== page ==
Taliban destroy poppy plantations and enforce harvest ban : NPR

Taliban officials on Sunday wiped out a poppy field in Washir, a district of Helmand Province in Afghanistan. The Taliban rulers of the country have launched a campaign to eradicate poppy cultivation, aiming to wipe out the mass production of opium and heroin in the country, even as farmers fear their livelihoods will be ruined at a time of increasing poverty.

Abdul Khaliq/AP


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Taliban officials on Sunday wiped out a poppy field in Washir, a district of Helmand Province in Afghanistan. The Taliban rulers of the country have launched a campaign to eradicate poppy cultivation, aiming to wipe out the mass production of opium and heroin in the country, even as farmers fear their livelihoods will be ruined at a time of increasing poverty.

Abdul Khaliq/AP

WASHIR, Afghanistan — Afghan Taliban rulers have launched a campaign to eradicate poppy cultivation, aiming to wipe out the country’s massive production of opium and heroin, even as farmers fear their livelihoods will be ruined at a time of crisis. increasing poverty.

On a recent day in Washir district of southern Helmand province, armed Taliban fighters stood guard when a tractor tore up a field of poppies. The owner of the field stood by and watched.

The Taliban, who took power in Afghanistan more than nine months ago, issued an edict in early April banning poppy cultivation across the country.

Those who violate the ban “will be arrested and tried under Sharia law in relevant courts,” Taliban deputy interior minister for counter-narcotics, Mullah Abdul Haq Akhund, told The Associated Press in Helmand’s provincial capital, Lashkar Gah.

Afghanistan is the world’s largest opium producer and a major source of heroin in Europe and Asia. Production has risen sharply over the past 20 years, despite billions of dollars spent by the US to stop poppy cultivation.

‘We are not going to earn anything’

But the ban is likely to deal a heavy blow to millions of impoverished farmers and day laborers who depend on crop yields to survive. The ban comes as the Afghan economy has collapsed, cut off from international funding in the wake of the Taliban takeover. Most of the population is struggling to afford food, and the country is suffering its worst drought in years.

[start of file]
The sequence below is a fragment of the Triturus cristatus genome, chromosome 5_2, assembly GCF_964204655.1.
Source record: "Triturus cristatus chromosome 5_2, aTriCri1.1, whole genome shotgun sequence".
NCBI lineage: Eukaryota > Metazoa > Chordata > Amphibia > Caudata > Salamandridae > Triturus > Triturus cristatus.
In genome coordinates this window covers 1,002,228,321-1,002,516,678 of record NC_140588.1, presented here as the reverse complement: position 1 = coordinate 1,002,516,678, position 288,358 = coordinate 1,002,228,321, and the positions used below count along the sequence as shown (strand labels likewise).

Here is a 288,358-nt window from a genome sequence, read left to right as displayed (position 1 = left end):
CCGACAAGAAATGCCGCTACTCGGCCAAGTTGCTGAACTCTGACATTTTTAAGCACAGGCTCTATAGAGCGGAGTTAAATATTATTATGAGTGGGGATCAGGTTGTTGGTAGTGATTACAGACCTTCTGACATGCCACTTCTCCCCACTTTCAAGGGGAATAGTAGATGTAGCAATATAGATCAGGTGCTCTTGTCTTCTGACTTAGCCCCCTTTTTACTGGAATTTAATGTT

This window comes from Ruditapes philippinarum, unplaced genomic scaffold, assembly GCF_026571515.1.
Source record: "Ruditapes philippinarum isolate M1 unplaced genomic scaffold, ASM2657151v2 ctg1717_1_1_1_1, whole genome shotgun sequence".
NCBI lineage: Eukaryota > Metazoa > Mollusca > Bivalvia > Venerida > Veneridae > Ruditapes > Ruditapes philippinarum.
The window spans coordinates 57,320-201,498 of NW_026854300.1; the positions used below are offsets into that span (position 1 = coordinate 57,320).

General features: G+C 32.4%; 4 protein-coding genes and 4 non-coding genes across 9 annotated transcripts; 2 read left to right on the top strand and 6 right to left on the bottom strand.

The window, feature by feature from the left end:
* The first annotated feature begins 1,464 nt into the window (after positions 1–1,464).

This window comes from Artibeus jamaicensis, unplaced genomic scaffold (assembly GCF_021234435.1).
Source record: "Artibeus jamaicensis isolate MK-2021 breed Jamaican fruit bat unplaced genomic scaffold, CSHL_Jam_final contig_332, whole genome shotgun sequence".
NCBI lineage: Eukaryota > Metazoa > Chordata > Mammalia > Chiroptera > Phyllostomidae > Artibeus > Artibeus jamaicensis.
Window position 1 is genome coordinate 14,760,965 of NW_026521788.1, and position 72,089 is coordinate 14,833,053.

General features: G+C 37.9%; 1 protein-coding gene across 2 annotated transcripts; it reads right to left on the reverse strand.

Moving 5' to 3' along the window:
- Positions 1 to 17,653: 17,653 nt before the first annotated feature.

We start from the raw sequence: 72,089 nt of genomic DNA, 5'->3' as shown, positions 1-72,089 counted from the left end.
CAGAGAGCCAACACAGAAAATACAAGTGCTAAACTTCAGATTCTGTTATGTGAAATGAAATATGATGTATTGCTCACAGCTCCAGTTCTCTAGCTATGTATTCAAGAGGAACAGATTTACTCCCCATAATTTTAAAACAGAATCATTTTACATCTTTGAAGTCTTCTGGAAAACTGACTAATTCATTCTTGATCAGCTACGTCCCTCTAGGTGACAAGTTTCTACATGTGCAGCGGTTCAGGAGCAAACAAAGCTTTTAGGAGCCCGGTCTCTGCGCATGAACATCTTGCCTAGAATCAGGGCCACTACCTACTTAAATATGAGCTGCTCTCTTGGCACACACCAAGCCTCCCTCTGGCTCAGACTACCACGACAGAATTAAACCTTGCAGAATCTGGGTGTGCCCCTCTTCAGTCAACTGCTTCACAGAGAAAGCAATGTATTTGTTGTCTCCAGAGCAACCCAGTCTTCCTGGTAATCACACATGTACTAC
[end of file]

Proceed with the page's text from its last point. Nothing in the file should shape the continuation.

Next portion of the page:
Noor Mohammed, who owns a poppy field in Washir that has been torn up by Taliban tractors, said his tract of land is small and has no water, so he cannot survive growing less profitable crops.

“If we can’t grow this crop, we won’t make anything,” he said of his poppies.

Day laborers can earn more than $300 a month harvesting opium from the poppies. Villagers often rely on the promise of the upcoming poppy harvest to borrow money for staples like flour, sugar, cooking oil and heating oil.

Helmand is the heart of poppy cultivation in Afghanistan. It appeared that the new eradication campaign mainly targeted those who planted their crops after the ban was announced. Many others who had previously planted managed to harvest, move from plant to plant, cut the poppy’s bulb and then scoop up the sap that seeps out, the raw material for opium.

Akhund, the deputy interior minister, said the Taliban were in contact with other governments and non-governmental organizations to develop alternative crops for farmers.

Interior Ministry spokesman Abdul Nafi Takor said the eradication campaign will take place across the country. “We are determined to reduce poppy cultivation to zero,” he told the AP.

It is not known how many poppies have been planted this season, how many have been harvested and how many fields the Taliban have wiped out so far.

But Afghan production has been steadily increasing, reaching new heights every year in recent years. In 2021, 177,000 hectares (438,000 acres) were planted with poppies, yielding enough opium to produce up to 650 tons of heroin, according to estimates by the United Nations Office on Drugs and Crime. That was an increase of up to 590 tons of heroin in 2020.

The total value of Afghanistan’s opiate production in 2021 was $1.8-2.7 billion, up 14% of the country’s GDP, more than the value of its legal exports, the UNODC said in its most recent report.

Swept away under the Taliban, recovered after US invasion

During their first rise to power in the late 1990s, the Taliban also banned poppy cultivation, and with a fierce campaign to destroy croplands, production was nearly wiped out within two years, the United Nations said.

However, after the US-led invasion that ousted the Taliban in 2001, many farmers returned to growing poppies.

Over the next nearly 20 years, Washington spent more than $8 billion to eradicate Afghan poppy production. Instead, it only steadily increased: in 2002, about 75,000 hectares were planted with poppies, accounting for some 3,400 tons of opium. Last year production was double.

During the Taliban’s years of insurgency, the movement has reportedly made millions of dollars taxing farmers and middlemen to transport their drugs outside of Afghanistan. Senior officials of the US-backed government have also reportedly made millions from the booming drug trade.

Today, Afghanistan’s opium production is greater than all other opium-producing countries combined. Nearly 80% of heroin produced from Afghan opium reaches Europe through Central Asia and Pakistan.

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